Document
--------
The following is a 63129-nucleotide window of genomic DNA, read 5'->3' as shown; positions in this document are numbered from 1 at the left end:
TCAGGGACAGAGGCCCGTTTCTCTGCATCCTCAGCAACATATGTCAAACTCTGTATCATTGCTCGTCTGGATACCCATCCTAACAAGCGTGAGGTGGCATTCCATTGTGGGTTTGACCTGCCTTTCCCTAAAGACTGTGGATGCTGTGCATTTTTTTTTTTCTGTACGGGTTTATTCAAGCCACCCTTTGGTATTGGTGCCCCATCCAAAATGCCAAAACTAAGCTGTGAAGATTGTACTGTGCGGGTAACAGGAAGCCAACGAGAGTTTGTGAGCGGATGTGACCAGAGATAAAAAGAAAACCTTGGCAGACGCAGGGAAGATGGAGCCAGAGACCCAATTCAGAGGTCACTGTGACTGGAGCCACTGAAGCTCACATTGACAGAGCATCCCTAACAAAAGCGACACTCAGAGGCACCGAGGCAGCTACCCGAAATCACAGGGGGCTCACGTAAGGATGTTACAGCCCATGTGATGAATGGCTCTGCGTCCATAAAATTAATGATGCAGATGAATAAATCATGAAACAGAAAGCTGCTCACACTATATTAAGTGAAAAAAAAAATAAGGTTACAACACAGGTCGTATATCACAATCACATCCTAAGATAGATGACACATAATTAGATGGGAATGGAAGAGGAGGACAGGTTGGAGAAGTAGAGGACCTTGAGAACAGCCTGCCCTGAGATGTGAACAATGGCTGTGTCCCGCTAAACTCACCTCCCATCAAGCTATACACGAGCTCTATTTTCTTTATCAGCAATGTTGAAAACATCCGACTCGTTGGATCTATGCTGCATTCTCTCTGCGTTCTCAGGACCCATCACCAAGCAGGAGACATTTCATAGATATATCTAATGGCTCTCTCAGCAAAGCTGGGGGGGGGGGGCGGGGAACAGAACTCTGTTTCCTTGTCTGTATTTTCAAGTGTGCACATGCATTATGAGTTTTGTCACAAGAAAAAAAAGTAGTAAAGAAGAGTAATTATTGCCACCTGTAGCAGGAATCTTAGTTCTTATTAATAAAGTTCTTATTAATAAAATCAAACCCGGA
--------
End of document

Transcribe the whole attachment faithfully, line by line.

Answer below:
The following is a 63129-nucleotide window of genomic DNA, read 5'->3' as shown; positions in this document are numbered from 1 at the left end:
TCAGGGACAGAGGCCCGTTTCTCTGCATCCTCAGCAACATATGTCAAACTCTGTATCATTGCTCGTCTGGATACCCATCCTAACAAGCGTGAGGTGGCATTCCATTGTGGGTTTGACCTGCCTTTCCCTAAAGACTGTGGATGCTGTGCATTTTTTTTTTTCTGTACGGGTTTATTCAAGCCACCCTTTGGTATTGGTGCCCCATCCAAAATGCCAAAACTAAGCTGTGAAGATTGTACTGTGCGGGTAACAGGAAGCCAACGAGAGTTTGTGAGCGGATGTGACCAGAGATAAAAAGAAAACCTTGGCAGACGCAGGGAAGATGGAGCCAGAGACCCAATTCAGAGGTCACTGTGACTGGAGCCACTGAAGCTCACATTGACAGAGCATCCCTAACAAAAGCGACACTCAGAGGCACCGAGGCAGCTACCCGAAATCACAGGGGGCTCACGTAAGGATGTTACAGCCCATGTGATGAATGGCTCTGCGTCCATAAAATTAATGATGCAGATGAATAAATCATGAAACAGAAAGCTGCTCACACTATATTAAGTGAAAAAAAAAATAAGGTTACAACACAGGTCGTATATCACAATCACATCCTAAGATAGATGACACATAATTAGATGGGAATGGAAGAGGAGGACAGGTTGGAGAAGTAGAGGACCTTGAGAACAGCCTGCCCTGAGATGTGAACAATGGCTGTGTCCCGCTAAACTCACCTCCCATCAAGCTATACACGAGCTCTATTTTCTTTATCAGCAATGTTGAAAACATCCGACTCGTTGGATCTATGCTGCATTCTCTCTGCGTTCTCAGGACCCATCACCAAGCAGGAGACATTTCATAGATATATCTAATGGCTCTCTCAGCAAAGCTGGGGGGGGGGGGCGGGGAACAGAACTCTGTTTCCTTGTCTGTATTTTCAAGTGTGCACATGCATTATGAGTTTTGTCACAAGAAAAAAAAGTAGTAAAGAAGAGTAATTATTGCCACCTGTAGCAGGAATCTTAGTTCTTATTAATAAAGTTCTTATTAATAAAATCAAACCCGGA